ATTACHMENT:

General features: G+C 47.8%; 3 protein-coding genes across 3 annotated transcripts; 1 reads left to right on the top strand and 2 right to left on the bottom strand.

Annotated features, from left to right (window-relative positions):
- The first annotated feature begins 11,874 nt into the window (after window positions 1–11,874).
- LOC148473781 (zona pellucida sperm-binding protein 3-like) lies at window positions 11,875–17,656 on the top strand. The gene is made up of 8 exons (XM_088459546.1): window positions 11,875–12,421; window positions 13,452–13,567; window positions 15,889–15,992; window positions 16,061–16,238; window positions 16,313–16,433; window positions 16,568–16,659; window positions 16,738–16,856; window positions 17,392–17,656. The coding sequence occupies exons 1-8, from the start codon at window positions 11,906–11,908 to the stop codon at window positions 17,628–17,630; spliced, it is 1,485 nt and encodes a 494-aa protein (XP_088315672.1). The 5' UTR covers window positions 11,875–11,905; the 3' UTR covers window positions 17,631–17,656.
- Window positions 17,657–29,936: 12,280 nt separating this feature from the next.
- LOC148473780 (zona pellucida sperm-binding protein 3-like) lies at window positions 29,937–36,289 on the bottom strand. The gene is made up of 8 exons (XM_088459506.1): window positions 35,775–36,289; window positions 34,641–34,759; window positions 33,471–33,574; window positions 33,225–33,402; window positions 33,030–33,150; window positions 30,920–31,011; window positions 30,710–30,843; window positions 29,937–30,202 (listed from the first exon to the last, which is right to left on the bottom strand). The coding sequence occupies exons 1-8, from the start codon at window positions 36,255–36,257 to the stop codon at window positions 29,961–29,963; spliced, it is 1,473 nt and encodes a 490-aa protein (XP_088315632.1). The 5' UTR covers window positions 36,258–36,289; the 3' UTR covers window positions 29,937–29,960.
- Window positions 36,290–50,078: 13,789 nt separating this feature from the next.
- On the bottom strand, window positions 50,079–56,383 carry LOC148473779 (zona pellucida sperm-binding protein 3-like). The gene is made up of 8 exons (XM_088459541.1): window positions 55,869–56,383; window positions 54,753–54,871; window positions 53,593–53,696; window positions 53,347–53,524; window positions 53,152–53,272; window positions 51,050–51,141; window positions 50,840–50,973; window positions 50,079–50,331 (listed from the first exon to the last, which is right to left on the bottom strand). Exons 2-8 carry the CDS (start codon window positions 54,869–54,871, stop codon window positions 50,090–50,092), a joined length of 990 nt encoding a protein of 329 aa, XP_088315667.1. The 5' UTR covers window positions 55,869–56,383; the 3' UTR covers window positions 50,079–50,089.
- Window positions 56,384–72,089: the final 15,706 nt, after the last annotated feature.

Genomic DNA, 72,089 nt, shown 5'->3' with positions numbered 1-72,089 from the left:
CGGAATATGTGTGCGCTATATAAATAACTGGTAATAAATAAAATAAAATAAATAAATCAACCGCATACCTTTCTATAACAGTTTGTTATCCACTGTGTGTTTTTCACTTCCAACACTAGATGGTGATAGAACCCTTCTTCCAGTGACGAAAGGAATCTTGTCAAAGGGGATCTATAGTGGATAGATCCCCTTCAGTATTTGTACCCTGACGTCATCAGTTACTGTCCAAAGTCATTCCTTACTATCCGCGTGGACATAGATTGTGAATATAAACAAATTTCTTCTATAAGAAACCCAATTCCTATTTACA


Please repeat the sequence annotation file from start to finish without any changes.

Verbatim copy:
General features: G+C 47.8%; 3 protein-coding genes across 3 annotated transcripts; 1 reads left to right on the top strand and 2 right to left on the bottom strand.

Annotated features, from left to right (window-relative positions):
- The first annotated feature begins 11,874 nt into the window (after window positions 1–11,874).
- LOC148473781 (zona pellucida sperm-binding protein 3-like) lies at window positions 11,875–17,656 on the top strand. The gene is made up of 8 exons (XM_088459546.1): window positions 11,875–12,421; window positions 13,452–13,567; window positions 15,889–15,992; window positions 16,061–16,238; window positions 16,313–16,433; window positions 16,568–16,659; window positions 16,738–16,856; window positions 17,392–17,656. The coding sequence occupies exons 1-8, from the start codon at window positions 11,906–11,908 to the stop codon at window positions 17,628–17,630; spliced, it is 1,485 nt and encodes a 494-aa protein (XP_088315672.1). The 5' UTR covers window positions 11,875–11,905; the 3' UTR covers window positions 17,631–17,656.
- Window positions 17,657–29,936: 12,280 nt separating this feature from the next.
- LOC148473780 (zona pellucida sperm-binding protein 3-like) lies at window positions 29,937–36,289 on the bottom strand. The gene is made up of 8 exons (XM_088459506.1): window positions 35,775–36,289; window positions 34,641–34,759; window positions 33,471–33,574; window positions 33,225–33,402; window positions 33,030–33,150; window positions 30,920–31,011; window positions 30,710–30,843; window positions 29,937–30,202 (listed from the first exon to the last, which is right to left on the bottom strand). The coding sequence occupies exons 1-8, from the start codon at window positions 36,255–36,257 to the stop codon at window positions 29,961–29,963; spliced, it is 1,473 nt and encodes a 490-aa protein (XP_088315632.1). The 5' UTR covers window positions 36,258–36,289; the 3' UTR covers window positions 29,937–29,960.
- Window positions 36,290–50,078: 13,789 nt separating this feature from the next.
- On the bottom strand, window positions 50,079–56,383 carry LOC148473779 (zona pellucida sperm-binding protein 3-like). The gene is made up of 8 exons (XM_088459541.1): window positions 55,869–56,383; window positions 54,753–54,871; window positions 53,593–53,696; window positions 53,347–53,524; window positions 53,152–53,272; window positions 51,050–51,141; window positions 50,840–50,973; window positions 50,079–50,331 (listed from the first exon to the last, which is right to left on the bottom strand). Exons 2-8 carry the CDS (start codon window positions 54,869–54,871, stop codon window positions 50,090–50,092), a joined length of 990 nt encoding a protein of 329 aa, XP_088315667.1. The 5' UTR covers window positions 55,869–56,383; the 3' UTR covers window positions 50,079–50,089.
- Window positions 56,384–72,089: the final 15,706 nt, after the last annotated feature.

Genomic DNA, 72,089 nt, shown 5'->3' with positions numbered 1-72,089 from the left:
CGGAATATGTGTGCGCTATATAAATAACTGGTAATAAATAAAATAAAATAAATAAATCAACCGCATACCTTTCTATAACAGTTTGTTATCCACTGTGTGTTTTTCACTTCCAACACTAGATGGTGATAGAACCCTTCTTCCAGTGACGAAAGGAATCTTGTCAAAGGGGATCTATAGTGGATAGATCCCCTTCAGTATTTGTACCCTGACGTCATCAGTTACTGTCCAAAGTCATTCCTTACTATCCGCGTGGACATAGATTGTGAATATAAACAAATTTCTTCTATAAGAAACCCAATTCCTATTTACA